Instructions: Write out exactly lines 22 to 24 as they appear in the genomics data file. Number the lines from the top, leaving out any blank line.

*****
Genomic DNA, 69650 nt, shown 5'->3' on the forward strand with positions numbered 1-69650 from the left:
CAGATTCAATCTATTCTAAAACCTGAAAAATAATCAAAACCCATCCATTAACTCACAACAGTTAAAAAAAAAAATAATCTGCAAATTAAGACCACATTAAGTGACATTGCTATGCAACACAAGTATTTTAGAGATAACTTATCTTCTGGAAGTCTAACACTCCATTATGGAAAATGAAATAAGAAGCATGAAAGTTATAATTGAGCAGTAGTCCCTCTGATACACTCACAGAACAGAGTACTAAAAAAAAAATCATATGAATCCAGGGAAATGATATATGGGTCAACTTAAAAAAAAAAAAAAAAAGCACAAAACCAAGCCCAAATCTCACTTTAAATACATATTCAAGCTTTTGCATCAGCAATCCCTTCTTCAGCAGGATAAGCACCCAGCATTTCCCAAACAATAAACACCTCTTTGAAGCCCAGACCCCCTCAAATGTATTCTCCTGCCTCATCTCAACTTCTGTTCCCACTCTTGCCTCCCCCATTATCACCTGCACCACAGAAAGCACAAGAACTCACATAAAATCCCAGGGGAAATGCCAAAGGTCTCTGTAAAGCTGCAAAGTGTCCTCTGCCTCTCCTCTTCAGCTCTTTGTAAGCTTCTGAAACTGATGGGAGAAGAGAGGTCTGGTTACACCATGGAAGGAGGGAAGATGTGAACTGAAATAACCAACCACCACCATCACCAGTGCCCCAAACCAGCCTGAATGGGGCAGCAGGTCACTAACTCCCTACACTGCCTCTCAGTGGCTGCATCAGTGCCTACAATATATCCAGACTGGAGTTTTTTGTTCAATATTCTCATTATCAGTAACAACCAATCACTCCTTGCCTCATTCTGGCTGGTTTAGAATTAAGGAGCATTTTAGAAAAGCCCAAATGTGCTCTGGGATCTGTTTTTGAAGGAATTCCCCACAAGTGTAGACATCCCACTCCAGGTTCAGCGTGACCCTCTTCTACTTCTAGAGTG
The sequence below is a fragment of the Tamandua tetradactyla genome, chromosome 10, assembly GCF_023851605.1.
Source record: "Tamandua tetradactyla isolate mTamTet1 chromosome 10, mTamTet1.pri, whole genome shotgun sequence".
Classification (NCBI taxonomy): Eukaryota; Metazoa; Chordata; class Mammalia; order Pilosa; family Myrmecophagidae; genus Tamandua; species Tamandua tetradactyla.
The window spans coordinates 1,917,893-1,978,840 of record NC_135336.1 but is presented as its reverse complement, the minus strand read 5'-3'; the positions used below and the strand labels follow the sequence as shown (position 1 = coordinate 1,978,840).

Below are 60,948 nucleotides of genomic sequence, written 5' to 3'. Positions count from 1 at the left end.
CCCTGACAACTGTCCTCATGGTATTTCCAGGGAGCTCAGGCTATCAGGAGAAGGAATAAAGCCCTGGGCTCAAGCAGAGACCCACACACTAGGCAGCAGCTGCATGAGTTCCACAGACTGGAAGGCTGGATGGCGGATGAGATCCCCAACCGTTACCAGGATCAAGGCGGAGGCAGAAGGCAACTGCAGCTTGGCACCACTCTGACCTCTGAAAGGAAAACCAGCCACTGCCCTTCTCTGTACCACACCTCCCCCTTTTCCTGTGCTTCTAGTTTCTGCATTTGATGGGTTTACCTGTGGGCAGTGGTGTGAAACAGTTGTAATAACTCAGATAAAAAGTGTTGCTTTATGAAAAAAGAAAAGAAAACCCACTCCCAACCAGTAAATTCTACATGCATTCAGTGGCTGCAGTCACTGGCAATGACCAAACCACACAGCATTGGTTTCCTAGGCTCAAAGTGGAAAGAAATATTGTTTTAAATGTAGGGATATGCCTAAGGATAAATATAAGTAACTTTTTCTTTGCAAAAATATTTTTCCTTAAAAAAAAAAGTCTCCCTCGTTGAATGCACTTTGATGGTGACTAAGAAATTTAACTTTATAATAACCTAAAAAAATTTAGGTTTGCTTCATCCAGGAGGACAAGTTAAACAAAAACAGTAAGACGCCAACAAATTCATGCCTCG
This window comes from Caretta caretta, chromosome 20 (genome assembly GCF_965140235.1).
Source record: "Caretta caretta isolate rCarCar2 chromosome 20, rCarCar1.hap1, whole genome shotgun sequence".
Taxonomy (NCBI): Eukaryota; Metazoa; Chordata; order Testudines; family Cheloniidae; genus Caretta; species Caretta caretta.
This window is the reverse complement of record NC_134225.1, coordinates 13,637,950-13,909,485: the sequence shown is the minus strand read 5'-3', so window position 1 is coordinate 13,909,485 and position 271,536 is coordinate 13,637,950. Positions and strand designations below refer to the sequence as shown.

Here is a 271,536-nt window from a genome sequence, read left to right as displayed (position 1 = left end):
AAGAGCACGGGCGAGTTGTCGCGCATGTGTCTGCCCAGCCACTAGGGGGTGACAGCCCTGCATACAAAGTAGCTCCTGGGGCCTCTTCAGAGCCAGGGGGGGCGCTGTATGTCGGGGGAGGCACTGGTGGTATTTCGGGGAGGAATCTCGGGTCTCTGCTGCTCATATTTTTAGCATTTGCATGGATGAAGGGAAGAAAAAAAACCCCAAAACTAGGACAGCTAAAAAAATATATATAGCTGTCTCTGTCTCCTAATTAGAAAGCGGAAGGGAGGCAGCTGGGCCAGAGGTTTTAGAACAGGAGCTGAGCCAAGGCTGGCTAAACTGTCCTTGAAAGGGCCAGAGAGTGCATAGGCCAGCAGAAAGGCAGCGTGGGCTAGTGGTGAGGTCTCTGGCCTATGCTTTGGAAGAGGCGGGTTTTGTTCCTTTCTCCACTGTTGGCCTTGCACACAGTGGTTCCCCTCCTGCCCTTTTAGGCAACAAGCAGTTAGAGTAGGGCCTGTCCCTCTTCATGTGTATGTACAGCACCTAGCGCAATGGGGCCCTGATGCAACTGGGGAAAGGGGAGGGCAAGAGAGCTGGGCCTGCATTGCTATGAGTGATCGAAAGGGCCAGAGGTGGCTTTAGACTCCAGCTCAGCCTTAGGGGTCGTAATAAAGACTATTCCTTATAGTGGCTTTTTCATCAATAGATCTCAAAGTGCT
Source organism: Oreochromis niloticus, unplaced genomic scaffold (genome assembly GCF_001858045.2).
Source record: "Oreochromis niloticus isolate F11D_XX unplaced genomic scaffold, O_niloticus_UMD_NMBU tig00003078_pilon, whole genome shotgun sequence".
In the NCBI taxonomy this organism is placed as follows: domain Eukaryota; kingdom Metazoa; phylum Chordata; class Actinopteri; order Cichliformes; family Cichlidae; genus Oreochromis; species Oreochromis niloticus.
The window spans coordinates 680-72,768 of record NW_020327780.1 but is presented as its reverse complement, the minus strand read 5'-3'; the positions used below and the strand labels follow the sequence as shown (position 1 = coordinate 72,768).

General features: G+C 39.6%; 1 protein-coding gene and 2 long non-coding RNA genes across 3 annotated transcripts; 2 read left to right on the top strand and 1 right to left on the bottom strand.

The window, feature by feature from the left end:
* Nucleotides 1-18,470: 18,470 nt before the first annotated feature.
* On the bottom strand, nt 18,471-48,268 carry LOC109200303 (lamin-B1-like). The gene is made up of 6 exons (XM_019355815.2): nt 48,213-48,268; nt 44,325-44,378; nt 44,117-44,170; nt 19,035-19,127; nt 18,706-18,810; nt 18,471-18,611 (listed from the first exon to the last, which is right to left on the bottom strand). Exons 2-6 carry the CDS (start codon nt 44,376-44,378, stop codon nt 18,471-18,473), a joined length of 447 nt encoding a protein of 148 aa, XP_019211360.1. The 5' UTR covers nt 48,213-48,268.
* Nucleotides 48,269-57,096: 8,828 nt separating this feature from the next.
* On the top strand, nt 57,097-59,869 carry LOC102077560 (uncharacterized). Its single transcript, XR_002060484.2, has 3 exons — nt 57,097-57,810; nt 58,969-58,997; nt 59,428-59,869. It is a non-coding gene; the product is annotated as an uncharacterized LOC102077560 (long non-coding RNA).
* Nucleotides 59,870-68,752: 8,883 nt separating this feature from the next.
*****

* On the bottom strand, nt 18,471-48,268 carry LOC109200303 (lamin-B1-like). The gene is made up of 6 exons (XM_019355815.2): nt 48,213-48,268; nt 44,325-44,378; nt 44,117-44,170; nt 19,035-19,127; nt 18,706-18,810; nt 18,471-18,611 (listed from the first exon to the last, which is right to left on the bottom strand). Exons 2-6 carry the CDS (start codon nt 44,376-44,378, stop codon nt 18,471-18,473), a joined length of 447 nt encoding a protein of 148 aa, XP_019211360.1. The 5' UTR covers nt 48,213-48,268.
* Nucleotides 48,269-57,096: 8,828 nt separating this feature from the next.
* On the top strand, nt 57,097-59,869 carry LOC102077560 (uncharacterized). Its single transcript, XR_002060484.2, has 3 exons — nt 57,097-57,810; nt 58,969-58,997; nt 59,428-59,869. It is a non-coding gene; the product is annotated as an uncharacterized LOC102077560 (long non-coding RNA).